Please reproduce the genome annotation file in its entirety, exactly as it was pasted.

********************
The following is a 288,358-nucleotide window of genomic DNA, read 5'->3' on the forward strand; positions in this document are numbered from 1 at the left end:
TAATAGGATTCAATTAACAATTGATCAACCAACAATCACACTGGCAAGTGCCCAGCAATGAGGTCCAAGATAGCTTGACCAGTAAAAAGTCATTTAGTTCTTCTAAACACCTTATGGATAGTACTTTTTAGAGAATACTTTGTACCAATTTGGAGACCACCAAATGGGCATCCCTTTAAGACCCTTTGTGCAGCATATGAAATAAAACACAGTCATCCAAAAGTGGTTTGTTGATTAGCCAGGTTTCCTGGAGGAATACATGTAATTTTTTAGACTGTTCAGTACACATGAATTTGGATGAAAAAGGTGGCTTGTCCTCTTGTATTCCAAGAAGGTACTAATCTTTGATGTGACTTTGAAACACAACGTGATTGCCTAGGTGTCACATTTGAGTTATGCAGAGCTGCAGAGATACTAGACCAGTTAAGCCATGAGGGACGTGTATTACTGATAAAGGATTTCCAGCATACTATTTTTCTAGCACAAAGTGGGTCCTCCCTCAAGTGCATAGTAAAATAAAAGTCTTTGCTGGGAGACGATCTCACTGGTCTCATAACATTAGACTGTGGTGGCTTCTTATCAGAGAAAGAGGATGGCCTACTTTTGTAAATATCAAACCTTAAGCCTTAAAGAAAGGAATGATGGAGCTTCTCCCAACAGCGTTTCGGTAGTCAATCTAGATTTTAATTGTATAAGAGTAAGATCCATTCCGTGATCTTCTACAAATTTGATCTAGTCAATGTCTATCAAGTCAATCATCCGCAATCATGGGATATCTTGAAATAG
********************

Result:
The following is a 288,358-nucleotide window of genomic DNA, read 5'->3' on the forward strand; positions in this document are numbered from 1 at the left end:
TAATAGGATTCAATTAACAATTGATCAACCAACAATCACACTGGCAAGTGCCCAGCAATGAGGTCCAAGATAGCTTGACCAGTAAAAAGTCATTTAGTTCTTCTAAACACCTTATGGATAGTACTTTTTAGAGAATACTTTGTACCAATTTGGAGACCACCAAATGGGCATCCCTTTAAGACCCTTTGTGCAGCATATGAAATAAAACACAGTCATCCAAAAGTGGTTTGTTGATTAGCCAGGTTTCCTGGAGGAATACATGTAATTTTTTAGACTGTTCAGTACACATGAATTTGGATGAAAAAGGTGGCTTGTCCTCTTGTATTCCAAGAAGGTACTAATCTTTGATGTGACTTTGAAACACAACGTGATTGCCTAGGTGTCACATTTGAGTTATGCAGAGCTGCAGAGATACTAGACCAGTTAAGCCATGAGGGACGTGTATTACTGATAAAGGATTTCCAGCATACTATTTTTCTAGCACAAAGTGGGTCCTCCCTCAAGTGCATAGTAAAATAAAAGTCTTTGCTGGGAGACGATCTCACTGGTCTCATAACATTAGACTGTGGTGGCTTCTTATCAGAGAAAGAGGATGGCCTACTTTTGTAAATATCAAACCTTAAGCCTTAAAGAAAGGAATGATGGAGCTTCTCCCAACAGCGTTTCGGTAGTCAATCTAGATTTTAATTGTATAAGAGTAAGATCCATTCCGTGATCTTCTACAAATTTGATCTAGTCAATGTCTATCAAGTCAATCATCCGCAATCATGGGATATCTTGAAATAG